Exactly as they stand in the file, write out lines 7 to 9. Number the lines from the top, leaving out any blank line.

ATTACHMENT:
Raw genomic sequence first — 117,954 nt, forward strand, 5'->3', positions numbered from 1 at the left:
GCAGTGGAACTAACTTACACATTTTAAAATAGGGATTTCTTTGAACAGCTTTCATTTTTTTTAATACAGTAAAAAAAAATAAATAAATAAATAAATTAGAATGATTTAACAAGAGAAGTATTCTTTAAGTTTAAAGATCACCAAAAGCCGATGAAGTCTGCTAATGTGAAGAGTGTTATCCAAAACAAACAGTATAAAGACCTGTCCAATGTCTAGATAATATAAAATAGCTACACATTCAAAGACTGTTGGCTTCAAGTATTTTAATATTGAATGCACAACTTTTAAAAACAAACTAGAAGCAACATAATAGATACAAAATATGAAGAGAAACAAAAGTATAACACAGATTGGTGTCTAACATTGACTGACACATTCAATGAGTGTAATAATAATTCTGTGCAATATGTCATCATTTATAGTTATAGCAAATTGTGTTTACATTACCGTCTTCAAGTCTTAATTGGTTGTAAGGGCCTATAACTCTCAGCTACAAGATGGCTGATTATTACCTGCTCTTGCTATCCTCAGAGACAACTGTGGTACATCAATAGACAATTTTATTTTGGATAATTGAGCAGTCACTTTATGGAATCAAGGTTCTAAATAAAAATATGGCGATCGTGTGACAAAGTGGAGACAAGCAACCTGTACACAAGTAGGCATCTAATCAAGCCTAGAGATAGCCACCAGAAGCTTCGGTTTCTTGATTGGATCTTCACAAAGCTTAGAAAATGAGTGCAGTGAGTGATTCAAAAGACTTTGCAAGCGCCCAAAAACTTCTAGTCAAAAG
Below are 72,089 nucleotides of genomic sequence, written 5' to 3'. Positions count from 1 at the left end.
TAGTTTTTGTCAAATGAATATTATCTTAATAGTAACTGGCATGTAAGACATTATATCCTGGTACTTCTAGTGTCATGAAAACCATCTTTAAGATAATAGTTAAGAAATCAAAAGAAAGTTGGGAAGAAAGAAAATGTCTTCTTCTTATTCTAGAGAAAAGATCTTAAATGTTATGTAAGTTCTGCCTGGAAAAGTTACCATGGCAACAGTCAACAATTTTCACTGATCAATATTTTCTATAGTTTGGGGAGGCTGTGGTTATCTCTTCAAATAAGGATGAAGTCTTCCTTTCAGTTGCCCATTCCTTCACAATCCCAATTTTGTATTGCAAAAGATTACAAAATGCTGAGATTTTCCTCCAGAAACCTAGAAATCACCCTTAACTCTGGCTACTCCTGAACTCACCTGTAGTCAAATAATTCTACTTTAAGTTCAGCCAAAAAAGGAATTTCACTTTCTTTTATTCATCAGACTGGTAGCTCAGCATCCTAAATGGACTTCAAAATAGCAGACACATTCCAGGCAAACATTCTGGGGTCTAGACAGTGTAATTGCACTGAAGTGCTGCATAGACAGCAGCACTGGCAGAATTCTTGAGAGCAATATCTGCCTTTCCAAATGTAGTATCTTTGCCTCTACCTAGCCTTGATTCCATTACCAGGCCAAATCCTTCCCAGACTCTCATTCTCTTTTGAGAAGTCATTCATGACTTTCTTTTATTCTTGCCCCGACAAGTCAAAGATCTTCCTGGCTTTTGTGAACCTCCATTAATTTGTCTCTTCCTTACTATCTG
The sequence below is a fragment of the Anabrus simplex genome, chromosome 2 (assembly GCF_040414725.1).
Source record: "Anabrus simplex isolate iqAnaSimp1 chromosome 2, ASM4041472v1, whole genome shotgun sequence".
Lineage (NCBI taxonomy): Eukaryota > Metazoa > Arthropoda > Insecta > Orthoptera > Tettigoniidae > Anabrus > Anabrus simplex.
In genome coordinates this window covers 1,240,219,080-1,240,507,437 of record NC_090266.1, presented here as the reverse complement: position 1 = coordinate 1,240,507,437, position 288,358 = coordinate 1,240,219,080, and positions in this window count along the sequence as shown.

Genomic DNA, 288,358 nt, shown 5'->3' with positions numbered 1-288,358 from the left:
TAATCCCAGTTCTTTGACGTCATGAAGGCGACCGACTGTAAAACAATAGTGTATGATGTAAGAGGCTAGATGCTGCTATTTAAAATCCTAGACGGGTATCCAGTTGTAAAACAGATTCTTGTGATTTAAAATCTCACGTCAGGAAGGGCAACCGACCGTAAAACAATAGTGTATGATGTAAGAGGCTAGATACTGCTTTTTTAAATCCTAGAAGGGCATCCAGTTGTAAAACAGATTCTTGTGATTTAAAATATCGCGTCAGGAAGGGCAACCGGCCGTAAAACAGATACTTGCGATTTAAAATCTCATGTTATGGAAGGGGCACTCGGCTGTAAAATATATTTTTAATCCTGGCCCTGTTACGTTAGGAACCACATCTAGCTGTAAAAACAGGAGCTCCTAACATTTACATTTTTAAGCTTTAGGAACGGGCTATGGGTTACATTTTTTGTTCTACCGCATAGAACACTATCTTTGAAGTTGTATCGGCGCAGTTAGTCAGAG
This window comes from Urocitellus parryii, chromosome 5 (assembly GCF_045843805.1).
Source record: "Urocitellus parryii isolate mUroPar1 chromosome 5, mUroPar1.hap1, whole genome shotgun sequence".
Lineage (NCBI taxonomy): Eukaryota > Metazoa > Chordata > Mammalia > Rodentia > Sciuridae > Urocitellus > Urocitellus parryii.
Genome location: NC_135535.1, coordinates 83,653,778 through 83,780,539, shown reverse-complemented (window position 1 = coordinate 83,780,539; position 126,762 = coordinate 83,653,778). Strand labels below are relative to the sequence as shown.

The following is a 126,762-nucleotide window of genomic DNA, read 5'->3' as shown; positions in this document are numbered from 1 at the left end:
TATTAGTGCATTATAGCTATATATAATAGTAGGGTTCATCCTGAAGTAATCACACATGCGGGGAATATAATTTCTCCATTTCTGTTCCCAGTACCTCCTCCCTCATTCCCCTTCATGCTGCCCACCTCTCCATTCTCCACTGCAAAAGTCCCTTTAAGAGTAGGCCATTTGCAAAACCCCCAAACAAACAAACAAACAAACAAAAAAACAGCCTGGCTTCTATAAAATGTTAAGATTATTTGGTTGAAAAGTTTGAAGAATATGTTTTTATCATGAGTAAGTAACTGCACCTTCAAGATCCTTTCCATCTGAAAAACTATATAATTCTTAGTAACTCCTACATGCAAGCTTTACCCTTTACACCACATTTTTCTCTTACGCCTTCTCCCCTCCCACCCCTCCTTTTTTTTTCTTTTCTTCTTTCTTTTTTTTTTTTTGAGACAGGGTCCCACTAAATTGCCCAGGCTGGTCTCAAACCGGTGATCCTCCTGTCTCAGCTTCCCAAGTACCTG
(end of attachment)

Lineage (NCBI taxonomy): Eukaryota > Metazoa > Arthropoda > Insecta > Orthoptera > Tettigoniidae > Anabrus > Anabrus simplex.
In genome coordinates this window covers 1,240,219,080-1,240,507,437 of record NC_090266.1, presented here as the reverse complement: position 1 = coordinate 1,240,507,437, position 288,358 = coordinate 1,240,219,080, and positions in this window count along the sequence as shown.

Genomic DNA, 288,358 nt, shown 5'->3' with positions numbered 1-288,358 from the left: